Matter of fact, Sokhi says if you aren’t going to eat a nutritious breakfast, you may be better off skipping it entirely. “Whether or not eating breakfast helps you is also largely dependent on what you eat for breakfast. Skipping breakfast would be preferred than having a bagel or a donut. A sugary breakfast full of refined carbohydrates is not the fuel your body needs first thing in the morning.”

The Best “Productivity” Breakfast Foods Are Proteins And Complex Carbs

When I switched from those delicious sugary cereals to more nutritious foods like fruit, oatmeal, or eggs and whole wheat toast I didn’t get that “awake kick” I got when eating cereal, but I still felt more ready to start work. I also noticed I didn’t get that sluggish feeling or get hungry again until well in the afternoon, which enabled me to concentrate more on my work.

“That makes complete sense,” says Sokhi. Having a healthy, balanced meal with fruits, vegetables, protein, and healthy fats will keep you full for a lot longer and give you sustained energy for several hours instead of a sharp sugar spike.” As for what to eat, Sokhi says a combination of proteins and complex carbohydrates is ideal for breakfast. That includes things like eggs, Greek yogurt, fruit, oatmeal, and green smoothies. Just avoid the cereals with cartoon mascots. “A sugary breakfast with frosted flakes will spike your blood sugar levels and will likely lead to a sugar crash mid-morning, leaving you feeling tired and sluggish.”

I Felt Less Stressed

Perhaps the biggest change I noticed to my productivity when I started eating breakfast was that I felt both less stressed and overwhelmed at the tasks that laid before me each day. I still had the same amount of tasks to complete as I normally did, but the internal chaotic mad dash to finish them didn’t materialize in my mind. Sokhi says this is the most interesting of my observations–yet no surprise once you understand the science behind how food fuels our brain and affects our mental state of mind.


“Food can greatly impact our moods and mental health. When our body and brain are starved, we can start of feel low in energy, foggy, and easily overwhelmed,” she notes. “Our brains need glucose to survive, and when you skip a meal (such as breakfast) and your body goes into starvation mode your cognitive function along with attention and memory take a nose-dive. Our mood is also affected when we skip meals. Ever felt ‘hangry’ when you haven’t eaten all day? Our neurotransmitters that impact mood are affected when meals are skipped, so it’s not surprising that having a healthy breakfast leads you to feel more in control and less overwhelmed in related to your tasks at hand.”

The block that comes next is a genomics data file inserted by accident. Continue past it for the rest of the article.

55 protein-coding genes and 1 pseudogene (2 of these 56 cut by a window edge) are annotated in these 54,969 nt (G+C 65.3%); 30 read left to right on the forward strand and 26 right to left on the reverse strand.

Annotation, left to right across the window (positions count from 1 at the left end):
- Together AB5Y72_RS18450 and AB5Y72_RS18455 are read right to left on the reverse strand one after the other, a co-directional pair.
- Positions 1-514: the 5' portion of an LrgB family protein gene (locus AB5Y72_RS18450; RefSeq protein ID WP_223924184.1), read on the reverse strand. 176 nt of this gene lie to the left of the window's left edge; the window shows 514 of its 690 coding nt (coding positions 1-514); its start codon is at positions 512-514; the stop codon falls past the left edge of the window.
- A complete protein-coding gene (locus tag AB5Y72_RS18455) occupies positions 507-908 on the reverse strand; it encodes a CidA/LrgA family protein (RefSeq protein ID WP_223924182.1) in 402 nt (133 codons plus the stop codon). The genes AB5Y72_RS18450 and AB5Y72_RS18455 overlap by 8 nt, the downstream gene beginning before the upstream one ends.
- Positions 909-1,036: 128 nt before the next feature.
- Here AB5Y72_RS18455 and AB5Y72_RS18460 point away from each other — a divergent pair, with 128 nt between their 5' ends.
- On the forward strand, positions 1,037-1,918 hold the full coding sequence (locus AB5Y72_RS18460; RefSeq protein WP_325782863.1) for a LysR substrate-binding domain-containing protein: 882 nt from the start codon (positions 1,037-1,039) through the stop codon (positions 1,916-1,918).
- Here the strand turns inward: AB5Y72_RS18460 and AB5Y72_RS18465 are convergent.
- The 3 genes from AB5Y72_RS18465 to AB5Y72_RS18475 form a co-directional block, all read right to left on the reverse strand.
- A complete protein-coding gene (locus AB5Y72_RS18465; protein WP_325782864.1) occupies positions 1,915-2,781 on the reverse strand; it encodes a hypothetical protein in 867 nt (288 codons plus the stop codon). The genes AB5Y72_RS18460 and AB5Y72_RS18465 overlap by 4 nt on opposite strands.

So, after two weeks of eating breakfast again, I’m a believer in its positive effects on my productivity–as long as I’m eating nutritious breakfast foods. But as I found, eating a nutritious breakfast can take no more time to prepare than that bad bowl of sugary cereal does.

“Breakfast doesn’t need to be a culinary production,” Sokhi says. “You can soak oats the night before, or make a smoothie in a few minutes in the morning. Hard-boiled eggs can be stored for up to a week. There are many ways to quickly grab breakfast in the morning without spending too much time in the kitchen.”

So there you have it. No more excuses. Start eating the right kind of breakfast if you want to be more productive because, while science may not have proven it’s the most important meal of the day, it’s an essential one if you want to get off to a productive start.


About the author

Michael Grothaus is a novelist, journalist, and former screenwriter. His debut novel EPIPHANY JONES is out now from Orenda Books. You can read more about him at